The judge had decided to purchase a young family member a particular toy for the impending holidays that year. Hearing on the radio recently that this toy was in high demand, the judge had been disheartened. But on this day, driving to work, the judge's car radio had announced availability of this toy at a local department store. Alas, upon arrival at this brief detour the judge found no inventory, but heard rumors of availability at another of the store's locations. And so had begun an hours-long tour of several of the store's locations in that town. 

As the Judge told this story, the look on the employer representative's face was, as they used to say in some catchy television ads, "priceless." My client did not evidence any reaction to the toy story, but as his baby's patience with the strange environment had waned that morning, so had my client's. Long before the judge had appeared, my client's overall aggravation had been reasonably apparent. It occurred to me that having wasted two hours waiting for the judge, we were only wasting more time now with this story of the holiday toy shopping. 

I called my witness, and asked my client exactly the questions that had been posed in the deposition. Precisely the questions we had reviewed that morning in the apartment and in the van driving to the trial. And, after responding sharply and cogently to "state your name," his answers had become distracted, wandering, and even inconsistent with his deposition. This was a frustrated and scared injured worker who was struggling to concentrate. This was an injured worker more concerned with his child in the waiting room than his trial testimony. The effect was not positive, but we muddled through direct and cross. And the judge announced that the noon hour was approaching and that the judge had lunch plans. We adjourned just before noon, with instructions to return at 1:30. 

I had not anticipated this trial being a day long commitment (and had plans to depart for Thanksgiving as soon as I dropped this client back off, which we had thought would be that morning). My client's significant other had likewise planned for a morning and had brought a supply of diapers and formula consistent with that expectation. And, there was little within walking distance of that OJCC office for lunch. Loading them again in my rented minivan, we set out in search of baby formula, diapers and a quick sandwich. My client was distracted, his significant other was angry, and their child was not content. It had been a tough day on all.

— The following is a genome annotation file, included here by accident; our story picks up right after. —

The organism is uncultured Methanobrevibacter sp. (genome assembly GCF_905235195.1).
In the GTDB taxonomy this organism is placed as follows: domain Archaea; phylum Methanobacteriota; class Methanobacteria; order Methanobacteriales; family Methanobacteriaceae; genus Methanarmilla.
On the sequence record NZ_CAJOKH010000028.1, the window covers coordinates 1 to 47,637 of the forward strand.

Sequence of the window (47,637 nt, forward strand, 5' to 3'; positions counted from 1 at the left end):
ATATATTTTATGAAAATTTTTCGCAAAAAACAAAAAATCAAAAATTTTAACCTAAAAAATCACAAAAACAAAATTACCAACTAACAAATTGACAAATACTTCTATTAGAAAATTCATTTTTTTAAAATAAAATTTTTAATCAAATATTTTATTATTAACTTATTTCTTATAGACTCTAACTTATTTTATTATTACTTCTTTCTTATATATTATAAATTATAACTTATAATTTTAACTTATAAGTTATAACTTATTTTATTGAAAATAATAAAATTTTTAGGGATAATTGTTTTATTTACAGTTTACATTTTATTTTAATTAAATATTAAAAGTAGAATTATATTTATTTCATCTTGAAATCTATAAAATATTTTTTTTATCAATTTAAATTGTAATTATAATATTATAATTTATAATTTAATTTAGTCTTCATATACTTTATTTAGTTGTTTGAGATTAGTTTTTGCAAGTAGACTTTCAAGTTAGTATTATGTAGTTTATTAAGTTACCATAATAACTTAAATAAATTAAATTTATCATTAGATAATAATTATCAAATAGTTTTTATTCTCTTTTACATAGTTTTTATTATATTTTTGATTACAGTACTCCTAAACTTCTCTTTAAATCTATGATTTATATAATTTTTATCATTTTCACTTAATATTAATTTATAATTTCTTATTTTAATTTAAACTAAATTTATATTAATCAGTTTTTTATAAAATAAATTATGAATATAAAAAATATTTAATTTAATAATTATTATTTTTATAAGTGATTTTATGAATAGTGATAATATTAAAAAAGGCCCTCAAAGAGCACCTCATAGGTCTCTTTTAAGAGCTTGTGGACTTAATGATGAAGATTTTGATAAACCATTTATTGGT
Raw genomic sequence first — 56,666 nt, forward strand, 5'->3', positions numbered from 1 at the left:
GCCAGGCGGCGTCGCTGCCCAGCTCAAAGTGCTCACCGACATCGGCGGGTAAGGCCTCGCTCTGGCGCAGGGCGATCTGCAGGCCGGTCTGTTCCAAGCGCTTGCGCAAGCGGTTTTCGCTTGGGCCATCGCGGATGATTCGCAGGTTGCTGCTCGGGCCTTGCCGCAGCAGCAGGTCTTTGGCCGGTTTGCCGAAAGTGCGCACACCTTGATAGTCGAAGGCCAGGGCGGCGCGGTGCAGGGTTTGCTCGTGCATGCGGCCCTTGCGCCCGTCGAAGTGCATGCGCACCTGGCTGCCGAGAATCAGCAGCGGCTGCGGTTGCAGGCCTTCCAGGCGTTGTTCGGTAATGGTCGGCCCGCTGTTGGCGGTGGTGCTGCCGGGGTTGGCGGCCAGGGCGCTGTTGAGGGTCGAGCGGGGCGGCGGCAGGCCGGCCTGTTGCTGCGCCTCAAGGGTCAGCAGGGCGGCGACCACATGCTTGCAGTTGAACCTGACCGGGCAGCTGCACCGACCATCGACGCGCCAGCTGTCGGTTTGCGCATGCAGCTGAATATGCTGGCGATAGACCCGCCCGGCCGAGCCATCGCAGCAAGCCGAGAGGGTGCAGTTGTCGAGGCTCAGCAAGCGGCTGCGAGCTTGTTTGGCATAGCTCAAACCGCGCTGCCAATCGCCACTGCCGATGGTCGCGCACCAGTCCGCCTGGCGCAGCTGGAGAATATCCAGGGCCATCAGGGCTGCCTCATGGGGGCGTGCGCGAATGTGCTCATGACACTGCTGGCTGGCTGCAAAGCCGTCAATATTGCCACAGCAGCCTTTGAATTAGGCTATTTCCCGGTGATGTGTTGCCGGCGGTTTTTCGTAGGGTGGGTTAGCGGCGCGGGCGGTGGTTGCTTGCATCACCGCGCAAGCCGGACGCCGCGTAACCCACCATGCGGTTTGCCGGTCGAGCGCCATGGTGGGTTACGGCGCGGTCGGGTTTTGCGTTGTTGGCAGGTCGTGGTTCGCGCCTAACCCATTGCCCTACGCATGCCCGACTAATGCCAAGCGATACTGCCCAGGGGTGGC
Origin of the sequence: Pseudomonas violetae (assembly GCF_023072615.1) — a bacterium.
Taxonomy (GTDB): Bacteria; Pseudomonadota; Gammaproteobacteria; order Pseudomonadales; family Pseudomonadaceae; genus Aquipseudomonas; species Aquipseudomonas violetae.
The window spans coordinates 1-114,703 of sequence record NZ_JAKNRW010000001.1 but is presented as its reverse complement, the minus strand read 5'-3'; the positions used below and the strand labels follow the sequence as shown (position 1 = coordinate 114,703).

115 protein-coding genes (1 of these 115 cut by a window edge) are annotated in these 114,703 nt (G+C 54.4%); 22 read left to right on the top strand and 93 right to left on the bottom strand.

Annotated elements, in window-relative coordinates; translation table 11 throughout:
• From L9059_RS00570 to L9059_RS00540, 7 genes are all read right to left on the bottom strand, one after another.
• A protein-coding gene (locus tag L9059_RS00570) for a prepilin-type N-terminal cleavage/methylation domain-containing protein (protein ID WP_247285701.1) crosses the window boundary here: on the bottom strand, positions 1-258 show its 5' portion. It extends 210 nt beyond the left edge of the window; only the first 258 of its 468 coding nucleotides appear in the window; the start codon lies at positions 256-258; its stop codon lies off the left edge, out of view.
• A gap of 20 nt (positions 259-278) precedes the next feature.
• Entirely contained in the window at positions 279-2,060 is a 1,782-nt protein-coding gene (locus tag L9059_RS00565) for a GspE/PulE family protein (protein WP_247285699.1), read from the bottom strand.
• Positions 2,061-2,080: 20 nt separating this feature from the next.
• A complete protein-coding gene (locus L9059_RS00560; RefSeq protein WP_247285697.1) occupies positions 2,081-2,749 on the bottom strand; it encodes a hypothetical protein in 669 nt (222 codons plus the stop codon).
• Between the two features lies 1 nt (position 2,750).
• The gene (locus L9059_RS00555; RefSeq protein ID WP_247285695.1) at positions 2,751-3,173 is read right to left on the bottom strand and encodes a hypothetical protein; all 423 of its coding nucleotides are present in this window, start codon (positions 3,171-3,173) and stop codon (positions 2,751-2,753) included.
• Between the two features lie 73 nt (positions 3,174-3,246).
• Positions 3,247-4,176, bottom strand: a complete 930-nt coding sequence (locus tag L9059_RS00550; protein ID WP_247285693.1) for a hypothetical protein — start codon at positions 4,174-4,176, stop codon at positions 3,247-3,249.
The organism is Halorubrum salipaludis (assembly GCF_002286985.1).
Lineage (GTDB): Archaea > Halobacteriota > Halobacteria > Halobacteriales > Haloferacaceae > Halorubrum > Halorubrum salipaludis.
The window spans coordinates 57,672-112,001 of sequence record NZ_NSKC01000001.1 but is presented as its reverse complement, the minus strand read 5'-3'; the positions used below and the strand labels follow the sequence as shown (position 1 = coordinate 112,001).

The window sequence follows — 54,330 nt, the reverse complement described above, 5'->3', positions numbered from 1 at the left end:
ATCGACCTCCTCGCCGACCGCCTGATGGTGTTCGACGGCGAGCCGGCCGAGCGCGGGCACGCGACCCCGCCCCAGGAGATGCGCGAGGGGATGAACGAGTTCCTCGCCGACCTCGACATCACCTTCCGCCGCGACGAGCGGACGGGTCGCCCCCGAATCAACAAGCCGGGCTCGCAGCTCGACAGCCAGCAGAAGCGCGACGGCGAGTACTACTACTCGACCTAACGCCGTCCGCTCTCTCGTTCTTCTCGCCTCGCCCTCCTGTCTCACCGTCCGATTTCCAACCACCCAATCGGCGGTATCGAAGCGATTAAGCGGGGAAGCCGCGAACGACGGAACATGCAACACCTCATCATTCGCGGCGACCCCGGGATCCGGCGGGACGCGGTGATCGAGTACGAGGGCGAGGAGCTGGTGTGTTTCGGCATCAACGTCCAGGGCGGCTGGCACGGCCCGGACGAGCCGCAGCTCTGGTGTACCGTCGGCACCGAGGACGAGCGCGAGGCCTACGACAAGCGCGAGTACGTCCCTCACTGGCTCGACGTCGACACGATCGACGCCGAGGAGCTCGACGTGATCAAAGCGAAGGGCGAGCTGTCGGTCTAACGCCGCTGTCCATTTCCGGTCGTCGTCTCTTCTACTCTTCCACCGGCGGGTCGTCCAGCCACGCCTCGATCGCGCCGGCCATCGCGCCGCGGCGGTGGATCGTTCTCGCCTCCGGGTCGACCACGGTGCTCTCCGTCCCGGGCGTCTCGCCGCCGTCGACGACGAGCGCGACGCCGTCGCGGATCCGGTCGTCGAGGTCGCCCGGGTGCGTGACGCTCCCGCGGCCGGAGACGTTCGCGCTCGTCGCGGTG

We returned to the District Office as instructed, ready to start at 1:30. Well, most of us did. The judge, unfortunately, was "running late." By 2:00 we were hard at it, and managed to do our closing arguments by about 3:30. My opponent's focused significantly on the confusing and muddled testimony of my client. While not all of that can be laid at the feet of our long delay that morning, I will always think that some of it was a direct result. 

I managed to get my client and family to the apartment at which they were staying, and headed home. My hopes of an uneventful departure for the holidays were dashed. That trial has stuck with me for years. I learned only after the final order (we lost) that my client had attempted to treat his anxiety and pain during the long delay that trial day morning. What I thought at the time was "just nerves" or tiredness turned out to be pills. As they were not prescribed for him, and as he was in no position to definitively identify the substance, any thought of rehearing on that basis was discouraging at best. 

I will always remember that trial. The judge let my client down that day. That is not to say that he did not let himself down some also. But people deserve to have a process that functions. Moms and babies should not be expected to spend hours in a waiting room. Employers and employees should not be expected to start a trial two hours after it is scheduled. And, having imposed significantly on people, a judge's lunch plans could likely yield to serving the public. 

People should be respected by the system every bit as much as they should be respectful of the system. And when they are not, no judge should add insult to that injury telling them that their discomfort was required so that the judge could shop for the holidays, or any non-emergency cause. 

How people perceive the litigation system and how they feel is important. Treating other people with respect and dignity is even more important, for us all. That was a trial that will stick with me forever. It demonstrated disrespect, it caused frustration, it affected people. I am hopeful that litigants in our workers' compensation system today never experience such treatment.